Dude: lightening up A very good point indeed. At the same time, it is possible to be creative when thinking very hard. I can remember one of my English exams back in high-school, gastrulating writing motions where I was supposed to be creative. I had a think very thoroughly before writing anything at all. lowering his voice, almost murmuring The story may not have been very creative in the end though.
Hobo: And I don’t think Bach, Da Vinci, or Shakespeare simply got a flick of a light bulb, and suddenly they made their greatest work in the very moment. I’m sure they used more than a few hours on their work. crossing his arms and legs.
Woman: I think creativity is sort of like having a floor covered in coloured threads. stroking her hand over the flat air in front of her, hand faced down The artist sees the threads, and picks them up and put them together in a way he hasn’t seen before.
Hobo: But if he put them, by random, in a way that has been done before… Is he creative then? looking at the woman, questioningly.
Woman: It would still validate as creativity if people has never seen it been made in that particular way. meeting the questioned look Perhaps the artist himself wouldn’t feel so creative, but the end product would certainly be viewed as creative by others. facing the dude.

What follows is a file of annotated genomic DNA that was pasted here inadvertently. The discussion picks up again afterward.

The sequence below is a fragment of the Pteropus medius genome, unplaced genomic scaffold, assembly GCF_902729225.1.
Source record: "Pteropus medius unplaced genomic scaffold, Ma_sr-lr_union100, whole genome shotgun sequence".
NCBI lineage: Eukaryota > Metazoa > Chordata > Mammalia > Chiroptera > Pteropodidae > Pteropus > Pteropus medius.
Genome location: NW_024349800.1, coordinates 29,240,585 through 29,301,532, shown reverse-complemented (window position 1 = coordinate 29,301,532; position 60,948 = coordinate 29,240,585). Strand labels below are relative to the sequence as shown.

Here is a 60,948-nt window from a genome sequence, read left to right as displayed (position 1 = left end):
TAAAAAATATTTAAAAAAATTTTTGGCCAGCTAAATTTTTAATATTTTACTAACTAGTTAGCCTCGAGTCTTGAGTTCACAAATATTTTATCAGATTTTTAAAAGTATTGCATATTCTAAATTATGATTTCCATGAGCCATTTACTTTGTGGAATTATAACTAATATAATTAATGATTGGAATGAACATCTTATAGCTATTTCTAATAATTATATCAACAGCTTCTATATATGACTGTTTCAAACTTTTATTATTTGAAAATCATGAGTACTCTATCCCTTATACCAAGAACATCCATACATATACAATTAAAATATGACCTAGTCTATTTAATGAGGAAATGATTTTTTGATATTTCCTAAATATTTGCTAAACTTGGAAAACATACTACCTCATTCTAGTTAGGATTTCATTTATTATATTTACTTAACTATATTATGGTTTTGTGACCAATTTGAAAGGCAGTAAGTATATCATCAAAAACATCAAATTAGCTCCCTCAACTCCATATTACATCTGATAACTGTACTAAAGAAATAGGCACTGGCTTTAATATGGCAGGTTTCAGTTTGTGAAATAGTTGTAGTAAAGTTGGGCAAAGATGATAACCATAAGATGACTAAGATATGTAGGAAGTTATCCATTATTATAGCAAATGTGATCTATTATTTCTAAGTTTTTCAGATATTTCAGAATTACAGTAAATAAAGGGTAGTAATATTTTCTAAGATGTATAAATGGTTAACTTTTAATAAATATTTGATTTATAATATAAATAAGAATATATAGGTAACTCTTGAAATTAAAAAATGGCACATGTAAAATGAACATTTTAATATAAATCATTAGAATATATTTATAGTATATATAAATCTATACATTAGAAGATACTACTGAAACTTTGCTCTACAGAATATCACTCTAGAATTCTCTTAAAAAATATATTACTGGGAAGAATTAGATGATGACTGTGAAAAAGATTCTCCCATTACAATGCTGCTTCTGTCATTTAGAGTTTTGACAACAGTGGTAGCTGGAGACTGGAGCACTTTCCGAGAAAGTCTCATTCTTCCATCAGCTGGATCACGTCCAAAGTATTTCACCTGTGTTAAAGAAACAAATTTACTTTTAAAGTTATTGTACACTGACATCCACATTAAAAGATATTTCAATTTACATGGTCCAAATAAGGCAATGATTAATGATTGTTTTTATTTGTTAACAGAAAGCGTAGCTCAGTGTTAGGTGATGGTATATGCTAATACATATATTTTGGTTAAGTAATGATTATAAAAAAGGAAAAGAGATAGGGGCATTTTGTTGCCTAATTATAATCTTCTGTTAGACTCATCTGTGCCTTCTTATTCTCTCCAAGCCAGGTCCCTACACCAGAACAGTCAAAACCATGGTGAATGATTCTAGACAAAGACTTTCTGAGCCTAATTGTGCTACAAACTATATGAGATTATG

Hobo: with enlightened tone Good point.
Dude: But what makes him put the threads in that way? with a tingling, curious tone Why not any other way? It could end up looking really bad. looking straight at the woman.
Woman: If it looks bad, I doubt few would say it was very creative. shrugging her shoulders.
Hobo: Perhaps creativity has something to do with intuition? The artist just “sees” as if pointing on something on the ground that that specific thread needs to be added. There’s something up in his head, telling him that just this one detail should be there.
Dude: That would have to come from previous experience I suppose. A trained eye. Pretty much like spontaneity, even though it seems very much random, you got it from SOMEWHERE. holding his hands flat out, facing up, looking into the emptiness in front of him.
Woman: shooting out But kids can be quite creative!
Hobo: That’s a tough one. leaning back, hand to his chin, in deep though.
Dude: It’s hard to know where they get their things from, though I have a feeling it’s more or less the same, except that kids twist and change the things they see a lot more, making it seem “more random”. leaning back, looking up in the sky.
Woman: I think it’s safe to assume that creativity has something to do with adding weight to the words spontaneity, intuition and previous experiences, one way or the other.
There’s a longer pause.
Hobo: Hard to know. Plausible answer though. gazing down.
Dude: Sort of the question that is so self-evident, or taken for granted, that it’s hard to explain. looking at his watch.
Almost as if waking up, the hobo notices that a small crowd has flocked around the three. His cup is almost full now. He thinks to himself: “The mental horizon extends with more than one soul today.”